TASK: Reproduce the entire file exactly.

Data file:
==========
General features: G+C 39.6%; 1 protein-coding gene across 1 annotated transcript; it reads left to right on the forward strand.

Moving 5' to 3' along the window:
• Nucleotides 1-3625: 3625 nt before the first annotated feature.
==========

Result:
General features: G+C 39.6%; 1 protein-coding gene across 1 annotated transcript; it reads left to right on the forward strand.

Moving 5' to 3' along the window:
• Nucleotides 1-3625: 3625 nt before the first annotated feature.